Familiarity with the Fairfax Circuit Court: The Fairfax Circuit Court is the largest and most active circuit within the state. It has many practices and procedures unique to the circuit, such as motions and scheduling procedures. Understanding the court system is integral to strategically litigating your case within Fairfax County. Our attorneys are highly experienced with Virginia practice and procedure, which is essential in the Fairfax Circuit Court. For example, Virginia recognizes certain pleas and practices that are not recognized by other state and federal courts, such as demurrers and pleas in bar. Our firm has litigated a broad variety of highly complex cases in Fairfax, and is equipped to resolve or maneuver your case forward at all stages of litigation.
Electronic Discovery Makes the Case
In today’s digital age, lawsuits can be won or lost based on evidence derived from a sea of digital communications and other data. At Protorae Law, we have a deep understanding of computer forensics as well as how to analyze voluminous electronic communications, user files and other electronic data, including metadata, in order to identify and isolate the important, and often hidden, information they contain. We then marshal that electronic information to support our clients’ claims or defenses.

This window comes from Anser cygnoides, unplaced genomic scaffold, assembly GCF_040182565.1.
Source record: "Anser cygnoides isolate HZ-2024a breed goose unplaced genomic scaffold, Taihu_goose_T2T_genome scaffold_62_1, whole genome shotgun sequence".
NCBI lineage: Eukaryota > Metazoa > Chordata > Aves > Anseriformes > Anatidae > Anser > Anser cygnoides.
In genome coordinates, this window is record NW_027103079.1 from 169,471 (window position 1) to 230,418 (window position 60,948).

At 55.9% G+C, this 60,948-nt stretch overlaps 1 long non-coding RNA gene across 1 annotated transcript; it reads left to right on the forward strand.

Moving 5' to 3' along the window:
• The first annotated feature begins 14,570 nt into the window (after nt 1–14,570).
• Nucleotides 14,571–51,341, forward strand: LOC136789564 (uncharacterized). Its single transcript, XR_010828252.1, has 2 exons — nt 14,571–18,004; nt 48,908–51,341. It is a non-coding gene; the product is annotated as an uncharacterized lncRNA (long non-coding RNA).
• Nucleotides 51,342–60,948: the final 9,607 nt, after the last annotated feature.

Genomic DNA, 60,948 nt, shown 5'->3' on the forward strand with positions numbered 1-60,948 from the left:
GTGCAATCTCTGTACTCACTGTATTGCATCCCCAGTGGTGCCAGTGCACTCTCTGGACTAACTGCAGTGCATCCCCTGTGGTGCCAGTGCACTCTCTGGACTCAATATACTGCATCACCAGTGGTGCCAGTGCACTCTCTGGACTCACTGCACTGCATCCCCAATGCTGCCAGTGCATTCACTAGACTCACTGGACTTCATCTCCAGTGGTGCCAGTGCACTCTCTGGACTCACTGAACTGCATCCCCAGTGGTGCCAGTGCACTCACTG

You will find that our familiarity with E-discovery techniques assists us in effectively presenting or defending your unfair business practices matter in today’s high-tech legal environment. We have experience explaining this electronic information to juries and judges. Electronic data can be crucial evidence relied upon by juries and judges; and, if that data is overlooked or never uncovered during the pre-trial phase, the entire tenor of a case can change.
LEGAL DISCLAIMER: THE RESULTS OF ALL CLIENT MATTERS DEPEND ON A VARIETY OF FACTORS UNIQUE TO EACH MATTER. PAST SUCCESSES DO NOT PREDICT OR GUARANTEE FUTURE SUCCESSES.